If, after the election, the DUP refuses to engage with Sinn Féin and instead hopes for outright rule, it amounts to a failed state. For decades, Sinn Féin has been accused of trying to make Northern Ireland ungovernable, but ironically it’s now the DUP that’s looking to do so.
As a strategy, this is ultimately counterproductive for the party. But the DUP is essentially a movement whose raison d’être is union maintenance. She doesn’t legislate much (if she tries, she ends up with the money for an Ashes fiasco), and her only real policy is to stay in the UK and keep her influence there.
It will hamper the work of the institutions, collapse Stormont, share public platforms with sinister individuals, and play the bogeyman of Sinn Féin to foment bitterness and division – all in the name of this precious union.
Although the DUP has been seared by Tory double entendres in the recent past, it believes the Johnson administration will always protect the union. There is also consolation in the fact that Labour’s Keir Starmer is pro-union. So there is a feeling in the ranks that Stormont can be stored away for now.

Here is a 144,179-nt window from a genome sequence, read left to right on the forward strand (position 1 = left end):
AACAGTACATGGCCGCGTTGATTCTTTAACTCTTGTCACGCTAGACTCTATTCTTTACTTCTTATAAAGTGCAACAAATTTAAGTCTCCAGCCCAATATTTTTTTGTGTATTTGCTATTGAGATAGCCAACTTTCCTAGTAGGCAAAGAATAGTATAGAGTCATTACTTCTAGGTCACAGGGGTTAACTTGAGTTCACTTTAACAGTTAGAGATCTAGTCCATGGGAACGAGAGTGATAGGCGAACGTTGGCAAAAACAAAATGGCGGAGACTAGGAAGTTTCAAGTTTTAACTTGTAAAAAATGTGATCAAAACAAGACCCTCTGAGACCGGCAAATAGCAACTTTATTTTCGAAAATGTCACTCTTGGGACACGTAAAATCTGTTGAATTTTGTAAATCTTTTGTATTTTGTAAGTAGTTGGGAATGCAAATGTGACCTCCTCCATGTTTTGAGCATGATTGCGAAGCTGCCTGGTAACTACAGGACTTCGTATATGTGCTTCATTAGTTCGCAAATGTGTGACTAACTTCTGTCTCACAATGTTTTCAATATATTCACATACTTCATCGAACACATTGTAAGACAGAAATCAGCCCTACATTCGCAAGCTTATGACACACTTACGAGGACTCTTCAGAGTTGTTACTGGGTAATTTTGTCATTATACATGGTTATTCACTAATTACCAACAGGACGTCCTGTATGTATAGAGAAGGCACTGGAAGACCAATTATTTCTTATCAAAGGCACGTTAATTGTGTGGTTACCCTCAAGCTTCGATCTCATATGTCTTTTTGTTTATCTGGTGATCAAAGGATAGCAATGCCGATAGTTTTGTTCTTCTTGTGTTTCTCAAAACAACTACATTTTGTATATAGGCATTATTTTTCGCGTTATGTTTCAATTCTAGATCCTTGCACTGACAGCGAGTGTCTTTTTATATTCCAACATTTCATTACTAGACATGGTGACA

Neither nationalism nor the middle ground want direct rule from London. Rejoining the assembly is the wisest course of action for the unions, if the DUP only knew. Change is upon us, and sitting at the table in Stormont – not floating on the outskirts of Westminster – is the best way to make an impact.
Finally, the election will give a gust of wind to the sails of the unity talk. This dialogue cannot and should not be silenced, but it is important that a post-unionist Northern Ireland is not automatically equated with watered-down Britishness, because that identity is obviously important to many and deserves respect.
https://www.independent.ie/opinion/comment/on-the-brink-of-change-voters-in-north-are-poised-to-turn-status-quo-on-its-head-41598187.html On the verge of change: Northern voters are poised to turn the status quo on its head